September 5, 2008
I think the way the four of us played the thirteenth hole at The Peninsula Golf and Country Club was perhaps the best single example of what it was like to play this challenging Jack Nicklaus Signature layout.
John Brown, the marketing manager for the resort development, invited me to bring a few friends and play a round at the Millsboro course. I attended the grand opening ceremonies in June 2006, which included a press conference with Nicklaus and Peninsula developer Larry Goldstein, but I hadn’t yet played their new gem.
Thanks to Brown, a gracious host and former college golfer at Hofstra and West Chester Universities, that was no longer an issue. I teed it up on August 29 with John Eustis, Kevin Conlon, and Nick DelCampo.
The 13th hole from the silver tees measures 148 yards to the middle of the large green, with a tee shot over a large pond and steep-sided slopes on the front and both sides. The green is 40 yards deep, however, and DelCampo’s yardage indicator said the hole was just over 130 yards away from us.
Conlon had the honors, and hit a 9-iron that landed just to the right of the hole, bouncing further right and off the green into the rough, just above the embankment.
Knowing the difference between Conlon’s iron game and mine, I was confident that my 7-iron would go past the hole to a safe spot, and perhaps even back up toward the flag.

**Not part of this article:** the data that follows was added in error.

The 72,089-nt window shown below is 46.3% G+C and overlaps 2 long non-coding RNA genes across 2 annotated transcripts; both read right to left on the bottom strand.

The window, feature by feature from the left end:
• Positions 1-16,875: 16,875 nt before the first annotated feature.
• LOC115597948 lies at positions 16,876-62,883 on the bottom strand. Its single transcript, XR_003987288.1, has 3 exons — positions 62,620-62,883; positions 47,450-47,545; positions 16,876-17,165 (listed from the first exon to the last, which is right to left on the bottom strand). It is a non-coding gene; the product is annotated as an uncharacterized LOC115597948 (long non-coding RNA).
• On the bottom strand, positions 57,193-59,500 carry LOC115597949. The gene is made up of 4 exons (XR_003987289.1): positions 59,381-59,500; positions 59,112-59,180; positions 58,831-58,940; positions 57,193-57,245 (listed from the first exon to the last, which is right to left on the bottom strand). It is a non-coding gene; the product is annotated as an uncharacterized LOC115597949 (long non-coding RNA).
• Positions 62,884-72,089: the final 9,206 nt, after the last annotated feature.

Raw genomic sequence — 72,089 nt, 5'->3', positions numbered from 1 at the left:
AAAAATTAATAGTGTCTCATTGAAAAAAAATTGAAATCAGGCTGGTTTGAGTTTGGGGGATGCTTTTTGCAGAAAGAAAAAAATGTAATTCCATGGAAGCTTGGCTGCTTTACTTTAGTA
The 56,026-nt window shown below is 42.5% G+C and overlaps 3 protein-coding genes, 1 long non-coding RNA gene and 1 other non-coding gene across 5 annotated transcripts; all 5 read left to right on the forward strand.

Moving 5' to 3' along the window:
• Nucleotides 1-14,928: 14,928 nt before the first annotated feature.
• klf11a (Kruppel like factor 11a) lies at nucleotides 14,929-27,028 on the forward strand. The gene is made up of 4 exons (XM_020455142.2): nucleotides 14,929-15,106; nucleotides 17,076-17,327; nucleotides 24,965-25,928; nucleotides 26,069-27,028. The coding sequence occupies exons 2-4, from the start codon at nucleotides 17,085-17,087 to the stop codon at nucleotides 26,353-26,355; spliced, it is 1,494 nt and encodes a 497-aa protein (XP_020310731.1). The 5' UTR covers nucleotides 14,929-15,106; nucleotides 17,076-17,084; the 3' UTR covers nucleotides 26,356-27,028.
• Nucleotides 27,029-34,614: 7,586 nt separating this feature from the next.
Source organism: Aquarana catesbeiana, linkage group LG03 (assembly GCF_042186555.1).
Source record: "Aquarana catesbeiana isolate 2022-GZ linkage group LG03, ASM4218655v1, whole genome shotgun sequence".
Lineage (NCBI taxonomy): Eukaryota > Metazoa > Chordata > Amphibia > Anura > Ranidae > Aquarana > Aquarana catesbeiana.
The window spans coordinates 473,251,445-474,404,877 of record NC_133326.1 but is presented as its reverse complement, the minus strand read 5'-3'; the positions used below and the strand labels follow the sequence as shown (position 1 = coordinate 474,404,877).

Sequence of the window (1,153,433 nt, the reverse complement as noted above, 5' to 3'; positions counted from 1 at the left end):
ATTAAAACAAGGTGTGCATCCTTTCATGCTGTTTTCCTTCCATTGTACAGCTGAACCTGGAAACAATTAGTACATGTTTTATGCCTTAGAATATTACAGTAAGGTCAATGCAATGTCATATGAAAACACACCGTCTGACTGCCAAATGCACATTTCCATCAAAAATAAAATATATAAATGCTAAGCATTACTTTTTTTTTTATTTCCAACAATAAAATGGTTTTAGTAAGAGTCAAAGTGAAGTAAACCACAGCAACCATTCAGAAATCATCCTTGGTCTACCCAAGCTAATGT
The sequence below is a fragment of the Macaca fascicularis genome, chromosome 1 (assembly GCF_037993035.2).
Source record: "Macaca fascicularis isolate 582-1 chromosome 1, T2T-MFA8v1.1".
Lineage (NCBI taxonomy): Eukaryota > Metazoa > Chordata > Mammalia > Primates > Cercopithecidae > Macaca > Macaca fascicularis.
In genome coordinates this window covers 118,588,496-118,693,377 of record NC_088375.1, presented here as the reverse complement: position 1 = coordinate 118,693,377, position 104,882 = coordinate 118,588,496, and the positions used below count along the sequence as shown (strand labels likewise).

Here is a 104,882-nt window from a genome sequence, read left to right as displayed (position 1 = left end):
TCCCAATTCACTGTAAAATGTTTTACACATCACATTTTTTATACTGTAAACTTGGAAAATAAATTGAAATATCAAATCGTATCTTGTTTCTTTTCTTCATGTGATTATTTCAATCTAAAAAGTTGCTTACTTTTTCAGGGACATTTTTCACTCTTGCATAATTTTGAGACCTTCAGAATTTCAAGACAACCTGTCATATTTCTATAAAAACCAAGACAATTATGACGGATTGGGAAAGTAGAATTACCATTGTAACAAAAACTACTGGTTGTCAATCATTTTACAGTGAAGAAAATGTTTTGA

I didn’t take the strong winds into consideration enough, apparently. The tee shot climbed high in the air, looked great for the longest time, and then made a SPLORCH sound as the ball disappeared into the lily pads at the greenside edge of the pond.
After laughing at my expense, Eustis put his tee shot about pin-high on the far left, and DelCampo landed his ball about 30 feet above the hole. I chipped on from the drop zone behind the green.
DelCampo then made a smooth putt on the very fast greens, and the ball rolled directly into the cup for a birdie. Eustis’s putt was nearly as good, and he made a par. Conlon had a little trouble in the rough, and ended up with the same double-bogey I did.
Here’s why that hole was emblematic of the entire course.
Good shots are nearly always rewarded, as is a steady stroke on the slick greens. On the other hand, shots that are not quite right may earn you an unexpected penalty, and hitting well out of the rough is not something to be taken lightly.
In short, this course is no cream puff, and at nearly every opportunity invites the players to bear down and play their best.
At 6248 yards from the silver tees for the par-72 layout, with a course rating of 70.4 and slope rating of 136, the Peninsula provides plenty of tests for the golfing skills of your everyday bogey golfer. As a group, our combined best ball score was 7-over par, with DelCampo adding another birdie to his collection at the first hole. I can’t imagine what my score would have been from the black tees, set at 7302 yards with a 75.4 rating and 143 slope.
Rookery Golf League completes 2008 season
The Rookery golf course near Milton sponsored another golf league this summer, with an eleven-week season that began in May and recently finished.
The regular format is a best ball of two match play for the team record, with a stroke play contest for the nightly sweepstake prizes among the six divisions based on handicap. The season-ending playoffs used single-elimination matches for a 16-team bracket, with a play-in contest among the four teams with the worst records.
Ron Parsons and Mike Lee took first place for 2008, defeating Mike Gorski and Richard Tiikkala in the finals. Third place went to Tim Hammond and Mark Harris, who beat Joe Sexton and Bobby Dehaven in the consolation match.
Head golf pro Butch Holtzclaw expressed the Rookery’s appreciation to Miller Lite for their continued support for the league, in addition to the league’s many competitors.